I am thinking that it would be useful to have a template we could place on a suspected duplicate page, in other words, a standard mechanism for marking these suspected duplicates and initiating discussion on fixing them. I found Template:Merge but it seems unused and I think it needs work. Are there any objections to me fixing up that template (or creating a new one) so that it can be used to mark any suspected merge candidates? Then, perhaps, this could be added to the aforementioned merge instructions as another tool available for dealing with these ambiguous cases. I am willing to do the work on this assuming nobody has objections.
++thanks --Trentf 20:20, 7 January 2015 (UTC)
Years ago, we had a merge project and volunteers merged thousands of pages. As far as I know, no one has been checking for duplicate pages except the ones they are personally interested in. Most of us just merge duplicate pages when appropriate. If someone objects, they can restore the pages or ask me to do it for them.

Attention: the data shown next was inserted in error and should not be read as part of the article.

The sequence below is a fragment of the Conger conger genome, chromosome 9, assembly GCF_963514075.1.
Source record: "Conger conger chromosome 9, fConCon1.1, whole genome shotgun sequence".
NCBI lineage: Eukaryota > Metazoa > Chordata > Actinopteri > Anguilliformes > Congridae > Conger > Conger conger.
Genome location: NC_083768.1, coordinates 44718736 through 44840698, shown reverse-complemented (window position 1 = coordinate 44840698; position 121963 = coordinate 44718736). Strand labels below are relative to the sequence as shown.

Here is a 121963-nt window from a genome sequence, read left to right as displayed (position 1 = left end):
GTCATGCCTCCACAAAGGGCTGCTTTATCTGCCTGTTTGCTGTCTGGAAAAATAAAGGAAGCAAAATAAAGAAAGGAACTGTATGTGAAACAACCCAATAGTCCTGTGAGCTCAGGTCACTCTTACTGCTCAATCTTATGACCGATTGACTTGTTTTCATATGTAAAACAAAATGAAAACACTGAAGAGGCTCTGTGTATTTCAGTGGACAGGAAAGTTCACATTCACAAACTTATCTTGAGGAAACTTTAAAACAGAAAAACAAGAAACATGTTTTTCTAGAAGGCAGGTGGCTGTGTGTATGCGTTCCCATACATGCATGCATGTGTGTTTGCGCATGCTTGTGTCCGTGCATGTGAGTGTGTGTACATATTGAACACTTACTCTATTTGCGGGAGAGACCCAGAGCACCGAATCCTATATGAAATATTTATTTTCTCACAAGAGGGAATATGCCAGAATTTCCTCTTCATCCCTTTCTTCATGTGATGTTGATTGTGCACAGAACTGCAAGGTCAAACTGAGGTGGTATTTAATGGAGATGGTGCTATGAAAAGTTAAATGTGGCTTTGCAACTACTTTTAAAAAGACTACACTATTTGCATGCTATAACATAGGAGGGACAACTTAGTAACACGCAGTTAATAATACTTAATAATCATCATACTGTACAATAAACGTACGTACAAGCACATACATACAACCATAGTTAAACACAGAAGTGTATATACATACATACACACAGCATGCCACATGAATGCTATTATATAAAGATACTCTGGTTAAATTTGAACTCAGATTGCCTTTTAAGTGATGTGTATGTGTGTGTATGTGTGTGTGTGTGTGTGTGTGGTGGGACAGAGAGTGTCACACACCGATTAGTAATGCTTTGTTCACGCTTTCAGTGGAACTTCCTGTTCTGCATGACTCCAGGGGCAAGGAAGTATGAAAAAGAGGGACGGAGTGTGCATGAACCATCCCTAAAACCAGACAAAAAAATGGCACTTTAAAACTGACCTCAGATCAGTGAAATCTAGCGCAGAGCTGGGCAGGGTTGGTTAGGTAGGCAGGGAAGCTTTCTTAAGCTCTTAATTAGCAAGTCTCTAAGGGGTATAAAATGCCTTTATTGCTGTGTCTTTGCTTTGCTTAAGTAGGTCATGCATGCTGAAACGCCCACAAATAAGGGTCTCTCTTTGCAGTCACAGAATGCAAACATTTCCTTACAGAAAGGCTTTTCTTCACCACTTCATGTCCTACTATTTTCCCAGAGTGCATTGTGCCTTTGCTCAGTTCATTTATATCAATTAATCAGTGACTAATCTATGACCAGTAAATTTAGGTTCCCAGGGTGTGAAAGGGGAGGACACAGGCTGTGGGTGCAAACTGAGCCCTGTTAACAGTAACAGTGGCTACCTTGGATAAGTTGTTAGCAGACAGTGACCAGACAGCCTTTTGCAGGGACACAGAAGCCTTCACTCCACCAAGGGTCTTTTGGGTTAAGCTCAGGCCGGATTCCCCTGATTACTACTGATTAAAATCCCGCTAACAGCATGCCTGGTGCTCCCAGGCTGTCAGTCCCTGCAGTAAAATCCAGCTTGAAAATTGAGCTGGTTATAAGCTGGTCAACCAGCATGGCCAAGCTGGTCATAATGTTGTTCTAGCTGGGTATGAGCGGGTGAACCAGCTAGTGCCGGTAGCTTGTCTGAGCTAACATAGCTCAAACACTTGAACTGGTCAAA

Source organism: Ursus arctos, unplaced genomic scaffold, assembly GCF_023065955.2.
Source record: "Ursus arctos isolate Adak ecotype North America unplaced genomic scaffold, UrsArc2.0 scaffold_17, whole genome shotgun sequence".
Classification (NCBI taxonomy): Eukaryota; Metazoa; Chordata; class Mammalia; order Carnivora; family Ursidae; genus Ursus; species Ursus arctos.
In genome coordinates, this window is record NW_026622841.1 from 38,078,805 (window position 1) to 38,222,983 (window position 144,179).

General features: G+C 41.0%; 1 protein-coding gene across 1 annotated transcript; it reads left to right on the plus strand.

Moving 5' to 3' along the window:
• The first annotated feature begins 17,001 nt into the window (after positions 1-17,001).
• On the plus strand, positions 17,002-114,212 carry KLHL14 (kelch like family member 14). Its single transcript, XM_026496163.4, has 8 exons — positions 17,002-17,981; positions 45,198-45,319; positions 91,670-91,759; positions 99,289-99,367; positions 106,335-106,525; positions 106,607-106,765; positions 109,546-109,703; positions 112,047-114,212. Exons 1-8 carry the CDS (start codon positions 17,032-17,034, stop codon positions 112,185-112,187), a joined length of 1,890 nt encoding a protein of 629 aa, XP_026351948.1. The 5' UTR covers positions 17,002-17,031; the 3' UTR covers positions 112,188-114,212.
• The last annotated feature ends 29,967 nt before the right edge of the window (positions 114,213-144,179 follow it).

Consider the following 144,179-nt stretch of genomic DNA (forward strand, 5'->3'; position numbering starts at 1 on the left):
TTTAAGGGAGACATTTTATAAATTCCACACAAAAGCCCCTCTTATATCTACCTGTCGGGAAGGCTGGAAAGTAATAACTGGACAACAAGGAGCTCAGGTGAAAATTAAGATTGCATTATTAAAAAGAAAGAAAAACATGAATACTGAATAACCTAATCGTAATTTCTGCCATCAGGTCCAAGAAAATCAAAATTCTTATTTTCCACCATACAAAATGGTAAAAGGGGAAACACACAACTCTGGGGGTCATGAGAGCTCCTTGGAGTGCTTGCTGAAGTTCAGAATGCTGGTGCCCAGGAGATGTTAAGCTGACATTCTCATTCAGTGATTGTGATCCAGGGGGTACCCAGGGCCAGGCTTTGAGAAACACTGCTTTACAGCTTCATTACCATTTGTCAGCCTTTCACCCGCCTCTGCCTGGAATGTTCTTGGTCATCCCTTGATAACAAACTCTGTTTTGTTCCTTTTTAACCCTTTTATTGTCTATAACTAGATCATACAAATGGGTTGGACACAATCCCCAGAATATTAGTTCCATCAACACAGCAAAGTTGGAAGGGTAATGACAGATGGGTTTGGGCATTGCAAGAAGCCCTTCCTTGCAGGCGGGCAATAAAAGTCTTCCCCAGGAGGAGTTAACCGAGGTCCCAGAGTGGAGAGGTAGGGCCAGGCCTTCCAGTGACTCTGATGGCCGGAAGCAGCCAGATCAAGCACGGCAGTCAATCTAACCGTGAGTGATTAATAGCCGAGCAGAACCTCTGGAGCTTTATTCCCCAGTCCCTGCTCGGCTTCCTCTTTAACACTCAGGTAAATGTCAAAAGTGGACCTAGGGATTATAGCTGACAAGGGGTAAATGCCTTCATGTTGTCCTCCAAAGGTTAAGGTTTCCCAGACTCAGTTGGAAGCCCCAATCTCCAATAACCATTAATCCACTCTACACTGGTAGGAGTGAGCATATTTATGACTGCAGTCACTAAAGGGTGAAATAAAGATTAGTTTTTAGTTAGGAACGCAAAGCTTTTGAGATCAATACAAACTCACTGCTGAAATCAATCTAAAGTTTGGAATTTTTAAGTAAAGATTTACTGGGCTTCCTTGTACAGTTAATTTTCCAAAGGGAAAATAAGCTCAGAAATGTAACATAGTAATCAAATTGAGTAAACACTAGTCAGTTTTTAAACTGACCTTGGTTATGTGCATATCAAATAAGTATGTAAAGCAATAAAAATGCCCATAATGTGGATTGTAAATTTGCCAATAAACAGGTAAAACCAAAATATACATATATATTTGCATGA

There are still a few duplicates, but they should be relatively rare. Although another merge project may be in order, it's not something I can take on right now. If you would like to organize it and make it happen, that would be great. Feel free to bring it up on the watercooler.--sq 20:59, 8 January 2015 (UTC)
I've done an initial round of work on the template and related things, and marked a couple sets of pages as possible duplicates. You can see what I've done at Template:Dup. Let me know what you think (perhaps on that talk page?) --Trentf 01:44, 18 January 2015 (UTC)